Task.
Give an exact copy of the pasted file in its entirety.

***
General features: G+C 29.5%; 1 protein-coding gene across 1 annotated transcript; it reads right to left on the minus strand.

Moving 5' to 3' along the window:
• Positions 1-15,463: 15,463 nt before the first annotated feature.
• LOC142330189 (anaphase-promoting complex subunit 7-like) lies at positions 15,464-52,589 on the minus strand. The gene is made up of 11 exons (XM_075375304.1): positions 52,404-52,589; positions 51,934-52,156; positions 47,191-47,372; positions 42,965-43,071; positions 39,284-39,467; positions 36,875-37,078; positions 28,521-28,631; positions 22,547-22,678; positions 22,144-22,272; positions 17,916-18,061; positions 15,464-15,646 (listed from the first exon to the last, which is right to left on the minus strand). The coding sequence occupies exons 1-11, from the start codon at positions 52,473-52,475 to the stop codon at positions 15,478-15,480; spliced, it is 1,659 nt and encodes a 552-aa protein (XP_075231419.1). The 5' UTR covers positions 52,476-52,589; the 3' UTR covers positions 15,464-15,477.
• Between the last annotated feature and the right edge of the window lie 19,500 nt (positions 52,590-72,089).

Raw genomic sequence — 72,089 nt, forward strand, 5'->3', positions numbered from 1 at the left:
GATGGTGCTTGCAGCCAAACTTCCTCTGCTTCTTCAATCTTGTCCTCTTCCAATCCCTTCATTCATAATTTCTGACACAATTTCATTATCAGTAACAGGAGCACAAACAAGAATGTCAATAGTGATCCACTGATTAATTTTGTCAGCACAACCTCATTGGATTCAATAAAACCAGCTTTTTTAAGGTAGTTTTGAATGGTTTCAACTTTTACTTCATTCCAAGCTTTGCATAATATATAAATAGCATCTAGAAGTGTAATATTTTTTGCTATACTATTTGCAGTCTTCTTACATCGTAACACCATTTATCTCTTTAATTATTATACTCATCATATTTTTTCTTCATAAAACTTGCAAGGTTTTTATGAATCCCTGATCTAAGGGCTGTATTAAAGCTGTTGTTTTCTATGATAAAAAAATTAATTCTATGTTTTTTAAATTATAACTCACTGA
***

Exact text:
General features: G+C 29.5%; 1 protein-coding gene across 1 annotated transcript; it reads right to left on the minus strand.

Moving 5' to 3' along the window:
• Positions 1-15,463: 15,463 nt before the first annotated feature.
• LOC142330189 (anaphase-promoting complex subunit 7-like) lies at positions 15,464-52,589 on the minus strand. The gene is made up of 11 exons (XM_075375304.1): positions 52,404-52,589; positions 51,934-52,156; positions 47,191-47,372; positions 42,965-43,071; positions 39,284-39,467; positions 36,875-37,078; positions 28,521-28,631; positions 22,547-22,678; positions 22,144-22,272; positions 17,916-18,061; positions 15,464-15,646 (listed from the first exon to the last, which is right to left on the minus strand). The coding sequence occupies exons 1-11, from the start codon at positions 52,473-52,475 to the stop codon at positions 15,478-15,480; spliced, it is 1,659 nt and encodes a 552-aa protein (XP_075231419.1). The 5' UTR covers positions 52,476-52,589; the 3' UTR covers positions 15,464-15,477.
• Between the last annotated feature and the right edge of the window lie 19,500 nt (positions 52,590-72,089).

Raw genomic sequence — 72,089 nt, forward strand, 5'->3', positions numbered from 1 at the left:
GATGGTGCTTGCAGCCAAACTTCCTCTGCTTCTTCAATCTTGTCCTCTTCCAATCCCTTCATTCATAATTTCTGACACAATTTCATTATCAGTAACAGGAGCACAAACAAGAATGTCAATAGTGATCCACTGATTAATTTTGTCAGCACAACCTCATTGGATTCAATAAAACCAGCTTTTTTAAGGTAGTTTTGAATGGTTTCAACTTTTACTTCATTCCAAGCTTTGCATAATATATAAATAGCATCTAGAAGTGTAATATTTTTTGCTATACTATTTGCAGTCTTCTTACATCGTAACACCATTTATCTCTTTAATTATTATACTCATCATATTTTTTCTTCATAAAACTTGCAAGGTTTTTATGAATCCCTGATCTAAGGGCTGTATTAAAGCTGTTGTTTTCTATGATAAAAAAATTAATTCTATGTTTTTTAAATTATAACTCACTGA